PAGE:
Back to Ireland – 5 April 18 June 2018 cont

A last taste of Ireland

During our last days in Ireland we concentrated on places around or close to Dublin.

We discovered a lovely walk along the banks of the River Liffey from Chapelizod to the Memorial Gardens in the shadow of the Phoenix Park.

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Nature’s flowers from the heart!

It wouldn’t be a trip to Ireland without a visit to the Hill of Tara.

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Dowth and Newgrange are other ancient burial mounds.

 

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Newgrange

 

The whole area is steeped in history.

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Slane Castle and Brewery

Slane Abbey

 

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Trim Castle

Closer to Dublin, we also explored Portmarnock, Malahide and Skerries  and a little further as far as Drogheda.

From a photo displayed in reception, I think we might be related to the original owner of Skerries Mills, Richard Flynn. I had an uncle Dick/Richard Flynn, and though not the same person, probably a relation as my Dad’s family came from around that area.

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Skerries Mills – We didn’t need to go to Holland to find windmills.

 

Malahide Abbey

 

Defensive forts called Martello Towers are dotted along the coast north and south of Dublin. The name comes from the tower they were modelled on at Mortella Point on the western side of the Gulf of San Fiorenzo, Corsica.
Read more at – History of Martello Tower

 

Drogheda was a good base to explore from.

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I’ll leave you with this idyllic Irish scene.

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Next stop Amsterdam!

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Back to Ireland – 5 April 18 June 2018  

Tuesday 24 April 2018

Two and a half weeks into the trip and it’s still wet and miserable. Summer happened last Saturday. The sun came out. So did the shorts and short-sleeved tops, revealing an unsightly amount of bare lily-white skin. I’m still cringing.

We did manage to get out a couple of times, first to Dubllin Castle to see the art exhibition ‘Coming Home: Art & the Great Hunger’ a visual interpretation of the Famine with artworks from the 1830s to the present. 

The Great Hunger (1845-52) was the worst demographic catastrophe of nineteenth-century Europe. The conflicting need to remember and the desperate need to forget, result in an extraordinarily moving exhibition… Curated by Niamh O’Sullivan.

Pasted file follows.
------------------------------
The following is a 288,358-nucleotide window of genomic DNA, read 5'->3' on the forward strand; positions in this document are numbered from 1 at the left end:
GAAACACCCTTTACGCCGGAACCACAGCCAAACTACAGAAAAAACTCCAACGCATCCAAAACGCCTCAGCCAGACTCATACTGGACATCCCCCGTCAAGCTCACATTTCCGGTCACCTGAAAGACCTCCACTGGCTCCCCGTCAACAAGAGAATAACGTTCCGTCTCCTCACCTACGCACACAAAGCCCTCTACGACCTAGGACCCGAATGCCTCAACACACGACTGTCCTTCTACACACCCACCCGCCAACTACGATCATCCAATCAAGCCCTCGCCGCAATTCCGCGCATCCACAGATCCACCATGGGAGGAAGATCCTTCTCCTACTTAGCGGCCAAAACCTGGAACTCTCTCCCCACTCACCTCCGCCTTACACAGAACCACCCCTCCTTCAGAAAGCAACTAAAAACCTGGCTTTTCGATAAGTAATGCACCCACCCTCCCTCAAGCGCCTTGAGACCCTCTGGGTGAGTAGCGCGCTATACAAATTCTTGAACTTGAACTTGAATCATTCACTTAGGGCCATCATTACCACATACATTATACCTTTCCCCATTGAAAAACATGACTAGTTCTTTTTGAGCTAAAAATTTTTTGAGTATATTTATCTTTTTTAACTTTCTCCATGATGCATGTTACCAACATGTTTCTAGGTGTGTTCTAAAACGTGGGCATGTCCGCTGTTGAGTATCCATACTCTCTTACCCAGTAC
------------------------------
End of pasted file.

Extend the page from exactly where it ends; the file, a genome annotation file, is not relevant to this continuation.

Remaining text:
The second exhibition, ‘Caution! Fragile – Irish Glass – Tradition in Transition’ was at the National Museum of Ireland in Collins Barracks. This place was an absolutely fascinating treasure trove. We went for the glass exhibition but there was so much more. We spent hours there but still didn’t see all of the exhibits, about thirty, so I hope we get the chance to go back.

We also got to catch up with some family and friends.

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Thursday 12 April. 2018

It’s a week since we left Darwin, flying to Dublin via Singapore and Abu Dhabi, it was an uneventful trip.


During our 10-hour stopover in Singapore we visited the Kampong Glam area and Haji Lane, places we hadn’t heard of on previous trips and well worth the trip.

Singapore airport, Changi, is interesting enough in itself with an indoor orchid garden and rooftop sunflower garden at Terminal 2.


Our Ethiad flight landed in Dublin 30 minutes early and we had no delays with collecting our luggage or getting through Imigration, which would have been great except that without an Irish SIM card I couldn’t phone my brother who was picking us up. I had to use the free Dublin Airport wifi to message our daughter Aisling in Sydney, who messaged Barry in Dublin, who eventually came to get us after being parked behind the airport plane-watching, waiting for the Ethiad plane to land! The weather was bleak – cold, grey and raining.

A week later it hasn’t improved. The only place we’ve been other than grocery shopping is the Phoenix Park which we drove through yesterday. We saw a couple of herds of deer quite close to the road but didn’t get out of the car, it was too cold.